I have a collection of 700 categories, all potential classifications for articles. My current need is to create a system that can dynamically categorize short texts or articles according to these 700 categories.

I've been experimenting with a rudimentary approach using chatGPT to read the categories from a PDF via a plugin. The process is quite straightforward - I input the title and the first two lines of an article, and chatGPT does a fairly decent job of predicting the most fitting category.

The downside? I'm concerned about its scalability and economic viability. The current method might not work so well when we're talking about classifying a significant number of articles.

My question to you, my fellow AI enthusiasts: How would you approach designing a system, via an API, capable of doing this quickly and on a large scale?

Is there a feature that allows the Language Learning Model (LLM) to retain the list of 700 categories in its memory so that I don't have to pass it every time? I'm aware that the billing structure is token-based, so it would be ideal to submit the categories once (or as few times as possible) and then pose a simple query like:

"Categorize this article based on the categories I previously gave you. Article title: 'Barbie vs Oppenheimer: Which Movie Will Garner Greater Success?'"

Ideally, I'd want this system to be persistently active and capable of processing countless queries over an extended period, say a month or a year.

So, any ideas on how to design such a system? There are undoubtedly numerous routes to take. I'm really just seeking some initial direction so that I can dive deeper into research on my own.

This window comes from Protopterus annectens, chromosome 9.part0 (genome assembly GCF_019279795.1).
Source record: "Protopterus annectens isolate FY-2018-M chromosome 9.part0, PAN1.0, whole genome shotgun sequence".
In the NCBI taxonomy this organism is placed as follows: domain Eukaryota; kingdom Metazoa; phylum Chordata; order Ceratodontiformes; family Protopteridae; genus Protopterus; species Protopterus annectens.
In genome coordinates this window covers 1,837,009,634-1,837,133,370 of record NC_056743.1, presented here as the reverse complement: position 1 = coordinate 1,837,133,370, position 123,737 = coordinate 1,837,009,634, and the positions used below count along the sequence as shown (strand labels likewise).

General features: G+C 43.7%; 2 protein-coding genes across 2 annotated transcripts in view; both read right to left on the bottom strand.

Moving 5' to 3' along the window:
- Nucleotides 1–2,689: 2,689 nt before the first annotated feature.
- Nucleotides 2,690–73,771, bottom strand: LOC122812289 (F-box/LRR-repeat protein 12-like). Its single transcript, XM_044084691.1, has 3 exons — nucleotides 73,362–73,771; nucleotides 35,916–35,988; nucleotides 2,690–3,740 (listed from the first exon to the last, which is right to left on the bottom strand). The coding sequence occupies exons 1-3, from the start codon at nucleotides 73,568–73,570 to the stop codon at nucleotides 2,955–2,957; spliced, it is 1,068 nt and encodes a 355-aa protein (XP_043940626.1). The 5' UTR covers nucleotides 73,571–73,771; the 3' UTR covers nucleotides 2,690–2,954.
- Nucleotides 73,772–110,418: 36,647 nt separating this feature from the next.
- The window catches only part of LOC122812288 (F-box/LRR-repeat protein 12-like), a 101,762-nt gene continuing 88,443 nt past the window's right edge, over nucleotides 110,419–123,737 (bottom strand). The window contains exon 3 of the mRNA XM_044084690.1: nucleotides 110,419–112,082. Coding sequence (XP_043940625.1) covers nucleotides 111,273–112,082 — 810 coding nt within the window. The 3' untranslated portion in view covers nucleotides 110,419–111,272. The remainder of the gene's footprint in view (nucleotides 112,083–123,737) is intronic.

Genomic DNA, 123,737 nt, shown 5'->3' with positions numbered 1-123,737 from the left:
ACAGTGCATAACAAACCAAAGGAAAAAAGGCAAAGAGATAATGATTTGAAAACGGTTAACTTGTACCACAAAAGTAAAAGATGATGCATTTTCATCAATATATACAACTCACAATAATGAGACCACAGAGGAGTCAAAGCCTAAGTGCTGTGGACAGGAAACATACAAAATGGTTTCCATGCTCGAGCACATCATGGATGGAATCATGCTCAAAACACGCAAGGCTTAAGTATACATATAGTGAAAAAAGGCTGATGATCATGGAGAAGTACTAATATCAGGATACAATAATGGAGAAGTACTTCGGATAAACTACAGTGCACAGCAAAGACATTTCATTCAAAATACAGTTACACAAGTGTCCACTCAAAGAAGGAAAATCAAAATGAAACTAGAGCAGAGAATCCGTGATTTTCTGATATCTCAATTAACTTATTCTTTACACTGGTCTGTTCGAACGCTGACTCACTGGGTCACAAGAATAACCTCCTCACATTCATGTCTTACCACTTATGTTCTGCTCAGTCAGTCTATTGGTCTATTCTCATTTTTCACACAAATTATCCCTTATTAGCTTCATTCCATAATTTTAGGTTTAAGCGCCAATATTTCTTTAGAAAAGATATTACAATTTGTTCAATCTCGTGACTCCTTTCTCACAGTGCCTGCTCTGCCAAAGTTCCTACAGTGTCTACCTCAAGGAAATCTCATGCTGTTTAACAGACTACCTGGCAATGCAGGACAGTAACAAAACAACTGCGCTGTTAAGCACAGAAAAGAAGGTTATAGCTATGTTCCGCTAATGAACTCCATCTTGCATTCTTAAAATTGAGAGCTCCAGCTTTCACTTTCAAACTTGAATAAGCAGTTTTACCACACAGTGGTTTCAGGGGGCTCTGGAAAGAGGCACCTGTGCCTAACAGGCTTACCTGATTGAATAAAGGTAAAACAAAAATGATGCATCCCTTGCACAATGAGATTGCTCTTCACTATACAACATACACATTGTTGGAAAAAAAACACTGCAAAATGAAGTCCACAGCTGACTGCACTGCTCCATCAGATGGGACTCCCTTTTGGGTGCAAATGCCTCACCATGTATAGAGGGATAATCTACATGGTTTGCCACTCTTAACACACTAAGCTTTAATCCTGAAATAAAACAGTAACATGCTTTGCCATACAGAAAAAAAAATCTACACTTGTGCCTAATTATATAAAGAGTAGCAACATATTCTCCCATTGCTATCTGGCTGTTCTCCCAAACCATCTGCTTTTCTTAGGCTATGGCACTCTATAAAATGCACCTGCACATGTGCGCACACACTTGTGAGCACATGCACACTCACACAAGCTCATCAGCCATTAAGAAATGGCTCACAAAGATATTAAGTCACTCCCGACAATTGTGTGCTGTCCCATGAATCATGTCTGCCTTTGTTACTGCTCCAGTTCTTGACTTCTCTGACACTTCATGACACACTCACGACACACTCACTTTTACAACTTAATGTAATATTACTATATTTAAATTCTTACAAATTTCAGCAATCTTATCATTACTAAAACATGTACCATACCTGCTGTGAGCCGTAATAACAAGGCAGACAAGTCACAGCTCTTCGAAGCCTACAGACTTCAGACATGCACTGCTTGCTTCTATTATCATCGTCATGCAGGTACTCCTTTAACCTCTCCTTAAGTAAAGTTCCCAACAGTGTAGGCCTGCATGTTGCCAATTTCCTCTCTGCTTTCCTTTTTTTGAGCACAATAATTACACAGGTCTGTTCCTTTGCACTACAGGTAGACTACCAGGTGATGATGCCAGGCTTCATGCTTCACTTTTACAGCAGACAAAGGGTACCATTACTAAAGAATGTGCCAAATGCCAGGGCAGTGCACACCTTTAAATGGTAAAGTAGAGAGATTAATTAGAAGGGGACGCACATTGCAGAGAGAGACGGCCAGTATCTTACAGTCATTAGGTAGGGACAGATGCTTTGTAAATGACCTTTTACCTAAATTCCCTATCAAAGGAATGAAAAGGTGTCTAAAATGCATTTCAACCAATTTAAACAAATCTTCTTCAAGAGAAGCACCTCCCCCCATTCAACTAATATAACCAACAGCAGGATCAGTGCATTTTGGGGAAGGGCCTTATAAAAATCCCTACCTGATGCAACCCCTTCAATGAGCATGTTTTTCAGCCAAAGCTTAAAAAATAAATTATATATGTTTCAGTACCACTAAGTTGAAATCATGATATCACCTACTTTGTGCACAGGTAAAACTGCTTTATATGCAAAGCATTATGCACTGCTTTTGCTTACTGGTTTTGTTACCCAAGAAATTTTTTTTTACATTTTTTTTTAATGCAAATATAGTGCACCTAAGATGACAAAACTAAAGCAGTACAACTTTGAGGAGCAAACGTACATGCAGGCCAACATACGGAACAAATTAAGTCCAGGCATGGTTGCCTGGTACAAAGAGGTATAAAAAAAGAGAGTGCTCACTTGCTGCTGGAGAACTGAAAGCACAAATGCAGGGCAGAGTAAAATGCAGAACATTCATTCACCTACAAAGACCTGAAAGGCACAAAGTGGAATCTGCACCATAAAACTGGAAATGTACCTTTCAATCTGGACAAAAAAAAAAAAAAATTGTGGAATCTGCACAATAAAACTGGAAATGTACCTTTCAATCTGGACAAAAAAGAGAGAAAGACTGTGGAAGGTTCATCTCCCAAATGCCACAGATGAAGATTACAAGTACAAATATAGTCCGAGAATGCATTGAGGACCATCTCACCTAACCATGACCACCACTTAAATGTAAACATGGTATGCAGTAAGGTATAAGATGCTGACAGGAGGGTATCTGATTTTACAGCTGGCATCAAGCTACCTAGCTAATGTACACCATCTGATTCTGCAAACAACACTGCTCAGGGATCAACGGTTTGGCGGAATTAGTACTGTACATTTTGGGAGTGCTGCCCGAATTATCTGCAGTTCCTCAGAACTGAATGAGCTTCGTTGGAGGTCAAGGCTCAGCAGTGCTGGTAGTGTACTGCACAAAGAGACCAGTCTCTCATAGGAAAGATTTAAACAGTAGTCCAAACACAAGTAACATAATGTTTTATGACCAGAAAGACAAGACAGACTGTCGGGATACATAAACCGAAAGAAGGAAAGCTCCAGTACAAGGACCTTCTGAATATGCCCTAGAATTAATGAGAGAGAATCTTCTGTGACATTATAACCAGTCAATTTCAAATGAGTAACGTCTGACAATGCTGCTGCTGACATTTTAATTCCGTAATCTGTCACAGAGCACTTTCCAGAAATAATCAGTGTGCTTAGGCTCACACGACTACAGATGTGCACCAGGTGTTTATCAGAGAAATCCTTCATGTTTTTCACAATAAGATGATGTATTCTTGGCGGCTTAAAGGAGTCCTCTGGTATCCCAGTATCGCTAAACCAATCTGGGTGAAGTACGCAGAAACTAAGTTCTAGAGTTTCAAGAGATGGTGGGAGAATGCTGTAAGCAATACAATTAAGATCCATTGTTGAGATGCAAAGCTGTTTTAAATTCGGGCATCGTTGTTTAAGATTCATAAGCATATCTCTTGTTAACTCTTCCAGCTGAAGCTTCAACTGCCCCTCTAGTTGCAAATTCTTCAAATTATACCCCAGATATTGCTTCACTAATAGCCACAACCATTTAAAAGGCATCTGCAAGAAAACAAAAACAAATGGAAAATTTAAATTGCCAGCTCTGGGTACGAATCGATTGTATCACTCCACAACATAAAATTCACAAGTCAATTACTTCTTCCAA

1 Answer 1


There's been a couple ideas thrown around wrt the task of "prompt compression". For example, the gpttrim algorithm, applies some basic NLP preprocessing to reduce unnecessary tokens (e.g., removing stopwords). Others have tried prompting ChatGPT to compress text.

There's a couple things to be careful about with these techniques, though:

  1. Make sure the number of tokens is decreasing, not the number of characters. You're charged per token.
  2. Such compression is usually lossy, which for your use case of category labels may not be ideal.

A better approach may be to reconsider your classification pipeline, keeping in mind the accuracy and cost tradeoff of different algorithms. For example: 700 categories is a lot, and I'm sure there's a significant portion that are "obviously wrong" for a given article. Going off of this, you could try some cheap, classical NLP techniques (e.g., TF-IDF + logistic regression) to narrow down the set of possible predictions first, then use the more expensive API.


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